Should You "Juice Up" Your Retirement Investment? Here Is What Happened to One Retired Fed

By on May 6, 2004 in Current Events, Retirement with 0 Comments

Most federal employees work hard for a number of years to earn their retirement pay. How you actually invest the money you are going to use for retirement is up to you. You can leave it in the government’s Thrift Savings Plan program. The TSP is easy to use, free from scandal and generally provides investors with a good rate of return on the funds that it offers.

But what if you want to juice up your returns and make more money? Can you do that?

Sure you can. At least you can try. It’s a free country. Keep in mind that the results are your responsibility (that is also true with the TSP but the possibility of spectacular success or spectacular failure is much more limited).

Here is a quick story of a federal employee who worked as an Air Force civilian employee for 33 years reported in a recent issue of Business Week.

Riccardo Lonardo worked 15 more years as an employee for a private company after he left the government. He retired in 2000 just before he turned 70 – ready to enjoy his retirement. Or, as they say in sappy movies and ads for investment companies, he was ready to “enjoy his golden years.” Like many employees who worked for such a long time and invested money in conservative funds for decades, he had accumulated quite a bit of money.

He then had a phone call from a former assistant to the broker Lonardo had worked with for some time. It was Lonardo’s lucky day. The phone call was from a new registered investment advisor who was now in business for himself. The advisor was setting up a new “hedge fund.” It was the opportunity that only comes along once in a great while. Lonardo could double his money without taking any risk with his retirement funds.

It probably sounded too good to be true (not a good sign). Lonardo listened to the sales pitch from the charming, persuasive salesman and took $200,000 of his funds to go for the quick return just like major investors were doing. It quickly made another $21,000 on top of his hard-earned $200,000. Life was good and easy street was just another block down the road. He took another $125,000 to put into the new fund so he could make more money on his investment.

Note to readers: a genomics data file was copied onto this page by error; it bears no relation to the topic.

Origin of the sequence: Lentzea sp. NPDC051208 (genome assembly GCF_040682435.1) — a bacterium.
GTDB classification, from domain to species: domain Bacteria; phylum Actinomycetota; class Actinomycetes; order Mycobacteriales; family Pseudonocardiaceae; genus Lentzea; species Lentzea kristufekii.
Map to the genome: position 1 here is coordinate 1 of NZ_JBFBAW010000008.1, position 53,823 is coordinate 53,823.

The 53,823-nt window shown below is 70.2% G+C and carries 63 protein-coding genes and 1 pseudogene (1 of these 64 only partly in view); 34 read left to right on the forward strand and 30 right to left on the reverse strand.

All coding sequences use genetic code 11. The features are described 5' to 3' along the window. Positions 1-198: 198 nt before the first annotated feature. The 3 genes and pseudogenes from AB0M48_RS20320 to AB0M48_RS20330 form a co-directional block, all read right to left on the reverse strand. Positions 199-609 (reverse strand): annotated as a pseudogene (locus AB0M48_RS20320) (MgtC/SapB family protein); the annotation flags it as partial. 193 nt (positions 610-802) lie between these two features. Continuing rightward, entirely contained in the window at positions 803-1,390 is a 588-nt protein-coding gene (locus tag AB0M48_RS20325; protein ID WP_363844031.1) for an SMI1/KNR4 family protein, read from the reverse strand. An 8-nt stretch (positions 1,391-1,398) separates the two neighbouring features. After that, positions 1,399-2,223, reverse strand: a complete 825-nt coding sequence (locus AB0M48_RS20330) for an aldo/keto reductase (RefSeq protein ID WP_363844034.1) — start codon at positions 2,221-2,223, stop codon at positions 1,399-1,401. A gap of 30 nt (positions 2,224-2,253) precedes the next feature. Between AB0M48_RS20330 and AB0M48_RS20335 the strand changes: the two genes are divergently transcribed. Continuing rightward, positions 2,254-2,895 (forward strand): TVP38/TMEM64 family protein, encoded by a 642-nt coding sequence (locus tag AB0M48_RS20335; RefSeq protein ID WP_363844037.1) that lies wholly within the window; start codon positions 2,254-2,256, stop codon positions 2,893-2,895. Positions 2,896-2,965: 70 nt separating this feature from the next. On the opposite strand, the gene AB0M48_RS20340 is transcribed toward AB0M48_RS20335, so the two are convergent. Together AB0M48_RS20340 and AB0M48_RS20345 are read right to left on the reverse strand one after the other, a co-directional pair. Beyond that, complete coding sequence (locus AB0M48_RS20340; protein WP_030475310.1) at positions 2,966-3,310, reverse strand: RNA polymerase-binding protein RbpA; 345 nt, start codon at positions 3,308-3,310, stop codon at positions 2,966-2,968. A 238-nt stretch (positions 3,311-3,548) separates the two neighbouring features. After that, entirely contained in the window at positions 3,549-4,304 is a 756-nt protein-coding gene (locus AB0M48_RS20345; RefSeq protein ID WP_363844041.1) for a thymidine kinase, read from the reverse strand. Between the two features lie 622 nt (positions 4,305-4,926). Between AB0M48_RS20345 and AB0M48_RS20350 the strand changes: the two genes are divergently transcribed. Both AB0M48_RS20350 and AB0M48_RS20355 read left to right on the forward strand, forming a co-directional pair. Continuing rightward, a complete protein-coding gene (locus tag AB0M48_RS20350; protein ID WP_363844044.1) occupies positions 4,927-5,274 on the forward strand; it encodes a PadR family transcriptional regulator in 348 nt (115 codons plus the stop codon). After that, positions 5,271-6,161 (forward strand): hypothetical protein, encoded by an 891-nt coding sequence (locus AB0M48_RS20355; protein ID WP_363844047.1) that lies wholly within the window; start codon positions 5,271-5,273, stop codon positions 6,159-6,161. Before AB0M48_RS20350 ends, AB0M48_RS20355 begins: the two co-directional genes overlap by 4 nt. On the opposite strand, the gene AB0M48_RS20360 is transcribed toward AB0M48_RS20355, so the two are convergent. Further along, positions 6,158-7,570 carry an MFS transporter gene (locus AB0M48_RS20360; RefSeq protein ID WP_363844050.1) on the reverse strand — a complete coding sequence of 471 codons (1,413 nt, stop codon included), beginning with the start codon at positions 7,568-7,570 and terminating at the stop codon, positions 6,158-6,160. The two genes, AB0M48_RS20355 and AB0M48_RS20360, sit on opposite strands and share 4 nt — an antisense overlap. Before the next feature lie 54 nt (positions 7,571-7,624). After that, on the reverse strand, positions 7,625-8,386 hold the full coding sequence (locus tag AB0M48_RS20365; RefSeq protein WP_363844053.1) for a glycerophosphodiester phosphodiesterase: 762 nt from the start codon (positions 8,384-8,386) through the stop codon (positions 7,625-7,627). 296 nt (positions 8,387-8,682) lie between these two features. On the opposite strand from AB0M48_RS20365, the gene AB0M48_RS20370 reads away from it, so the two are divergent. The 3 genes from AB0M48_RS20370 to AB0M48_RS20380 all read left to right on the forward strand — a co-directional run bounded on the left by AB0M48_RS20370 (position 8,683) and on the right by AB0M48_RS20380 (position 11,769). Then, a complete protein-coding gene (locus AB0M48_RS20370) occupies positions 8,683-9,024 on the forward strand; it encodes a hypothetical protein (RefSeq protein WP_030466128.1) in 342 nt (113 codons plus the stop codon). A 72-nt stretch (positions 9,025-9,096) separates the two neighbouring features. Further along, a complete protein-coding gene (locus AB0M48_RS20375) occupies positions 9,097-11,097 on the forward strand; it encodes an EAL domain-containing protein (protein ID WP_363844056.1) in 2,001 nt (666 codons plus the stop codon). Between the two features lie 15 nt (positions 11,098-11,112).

According to Business Week, our retired fed didn’t know what a hedge fund was other than he thought it was a good way to protect his investment if the market went down. (As in “hedging” his bet.)

Before you hear the rest of the story, what is a “hedge fund”?

According to the Hedge Fund Association “Many, but not all, hedge fund strategies tend to hedge against downturns in the markets being traded.” Hedge fund traders use sophisticated investment strategies to protect investors’ money and increase returns. Many of them are very good. Also, hedge fund managers usually make money based on how much money they make for investors. According to the Hedge Fund Association, “Hedge funds benefit by heavily weighting hedge fund managers’ remuneration towards performance incentives, thus attracting the best brains in the investment business.”

But here are a couple of downsides. Hedge funds are normally used by sophisticated investors who understand the nature of their investment. They are not used as a conservative investment for future retirement.

Some of these funds are very risky. As noted by the Hedge Fund Association “Investing in hedge funds tends to be favored by more sophisticated investors, including many Swiss and other private banks, who have lived through, and understand the consequences of, major stock market corrections. Many endowments and pension funds allocate assets to hedge funds.”

Hedge fund managers are not allowed to invest money from investors with less than $200,000 in annual income or less than $1 million in net worth. Some funds don’t comply with this requirement.

You can probably guess the outcome for retired fed Riccardo Lonardo.

The market tanked. TSP investors certainly know this as the TSP funds went down dramatically in 2001 and 2002. (The C fund dropped almost 12% in 2001 and 22% in 2002)

But by the end of 2000, Lonardo had lost $311,000 because the tech stocks used by the hedge fund went down fast and hard. The hedge fund managers were good salesmen. The fund Lonardo invested in lost nearly all of the $3.7 million it had invested.

The moral of the story: Be careful how you invest your retirement money. Investments that sound too good to be true probably are too good to be true. And, if your money is in TSP funds and you feel bad about losing money back in 2001 and 2002, remember it could have been worse-you could have had your money in the same hedge fund used by Riccardo Lonardo.

© 2016 Ralph R. Smith. All rights reserved. This article may not be reproduced without express written consent from Ralph R. Smith.

About the Author

Ralph Smith has several decades of experience working with federal human resources issues. He has written extensively on a full range of human resources topics in books and newsletters and is a co-founder of two companies and several newsletters on federal human resources.